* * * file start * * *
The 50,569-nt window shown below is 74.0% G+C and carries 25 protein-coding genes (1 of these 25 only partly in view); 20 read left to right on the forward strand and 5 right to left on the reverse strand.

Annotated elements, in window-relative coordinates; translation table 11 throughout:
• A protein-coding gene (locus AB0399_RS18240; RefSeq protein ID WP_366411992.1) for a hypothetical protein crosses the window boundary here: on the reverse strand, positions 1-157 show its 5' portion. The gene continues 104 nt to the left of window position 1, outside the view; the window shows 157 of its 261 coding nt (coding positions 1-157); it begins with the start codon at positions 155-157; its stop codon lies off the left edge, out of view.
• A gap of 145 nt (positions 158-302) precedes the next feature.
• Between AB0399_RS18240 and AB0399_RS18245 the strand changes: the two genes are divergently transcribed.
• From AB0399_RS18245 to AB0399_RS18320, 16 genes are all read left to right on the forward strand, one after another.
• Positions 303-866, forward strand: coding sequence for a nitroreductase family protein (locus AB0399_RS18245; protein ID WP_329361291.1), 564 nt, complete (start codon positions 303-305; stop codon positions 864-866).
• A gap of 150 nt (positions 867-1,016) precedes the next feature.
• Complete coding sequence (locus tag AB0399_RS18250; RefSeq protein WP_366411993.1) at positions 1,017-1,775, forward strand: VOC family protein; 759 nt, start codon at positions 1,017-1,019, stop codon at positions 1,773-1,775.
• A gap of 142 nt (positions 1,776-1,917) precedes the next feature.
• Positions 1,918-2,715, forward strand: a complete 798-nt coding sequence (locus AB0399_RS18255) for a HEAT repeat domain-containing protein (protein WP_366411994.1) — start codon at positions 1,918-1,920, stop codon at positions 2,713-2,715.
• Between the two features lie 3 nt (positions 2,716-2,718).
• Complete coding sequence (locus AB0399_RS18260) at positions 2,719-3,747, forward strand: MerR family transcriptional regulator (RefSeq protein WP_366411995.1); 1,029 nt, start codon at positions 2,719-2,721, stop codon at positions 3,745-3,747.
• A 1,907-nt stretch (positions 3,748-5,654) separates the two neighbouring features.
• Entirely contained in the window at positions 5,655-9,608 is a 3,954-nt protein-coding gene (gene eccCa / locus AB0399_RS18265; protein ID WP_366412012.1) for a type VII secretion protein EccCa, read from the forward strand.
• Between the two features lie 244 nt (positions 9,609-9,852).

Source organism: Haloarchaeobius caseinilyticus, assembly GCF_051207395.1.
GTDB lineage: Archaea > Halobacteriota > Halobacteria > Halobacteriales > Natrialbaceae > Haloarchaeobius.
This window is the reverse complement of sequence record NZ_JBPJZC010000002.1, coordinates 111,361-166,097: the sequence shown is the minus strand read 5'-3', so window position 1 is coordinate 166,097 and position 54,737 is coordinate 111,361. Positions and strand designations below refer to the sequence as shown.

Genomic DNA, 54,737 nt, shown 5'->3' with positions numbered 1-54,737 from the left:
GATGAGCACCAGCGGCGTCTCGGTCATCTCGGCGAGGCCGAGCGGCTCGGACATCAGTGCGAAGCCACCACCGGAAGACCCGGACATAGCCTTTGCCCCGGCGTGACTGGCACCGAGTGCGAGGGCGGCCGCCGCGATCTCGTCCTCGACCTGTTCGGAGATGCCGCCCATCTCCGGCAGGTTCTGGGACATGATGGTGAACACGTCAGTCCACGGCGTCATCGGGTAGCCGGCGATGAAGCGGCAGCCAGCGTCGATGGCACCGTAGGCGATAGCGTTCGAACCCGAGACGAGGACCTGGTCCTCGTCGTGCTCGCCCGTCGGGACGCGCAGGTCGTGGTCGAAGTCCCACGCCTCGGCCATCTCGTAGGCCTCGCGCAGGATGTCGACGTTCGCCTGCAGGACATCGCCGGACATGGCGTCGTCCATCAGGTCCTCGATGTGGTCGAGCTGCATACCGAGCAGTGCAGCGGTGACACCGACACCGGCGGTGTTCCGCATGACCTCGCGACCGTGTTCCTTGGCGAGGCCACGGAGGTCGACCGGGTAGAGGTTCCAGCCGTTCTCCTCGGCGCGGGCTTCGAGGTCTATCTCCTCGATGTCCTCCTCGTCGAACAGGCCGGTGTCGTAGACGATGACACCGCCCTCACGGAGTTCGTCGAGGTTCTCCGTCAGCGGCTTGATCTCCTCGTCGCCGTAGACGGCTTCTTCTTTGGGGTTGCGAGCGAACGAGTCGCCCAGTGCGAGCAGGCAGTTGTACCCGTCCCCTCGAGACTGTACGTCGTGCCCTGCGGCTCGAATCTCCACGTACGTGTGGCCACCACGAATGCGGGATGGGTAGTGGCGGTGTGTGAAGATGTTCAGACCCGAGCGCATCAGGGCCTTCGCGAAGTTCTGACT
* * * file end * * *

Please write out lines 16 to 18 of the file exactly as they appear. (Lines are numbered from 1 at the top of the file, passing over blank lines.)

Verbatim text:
• Between the two features lie 244 nt (positions 9,609-9,852).

Source organism: Haloarchaeobius caseinilyticus, assembly GCF_051207395.1.
GTDB lineage: Archaea > Halobacteriota > Halobacteria > Halobacteriales > Natrialbaceae > Haloarchaeobius.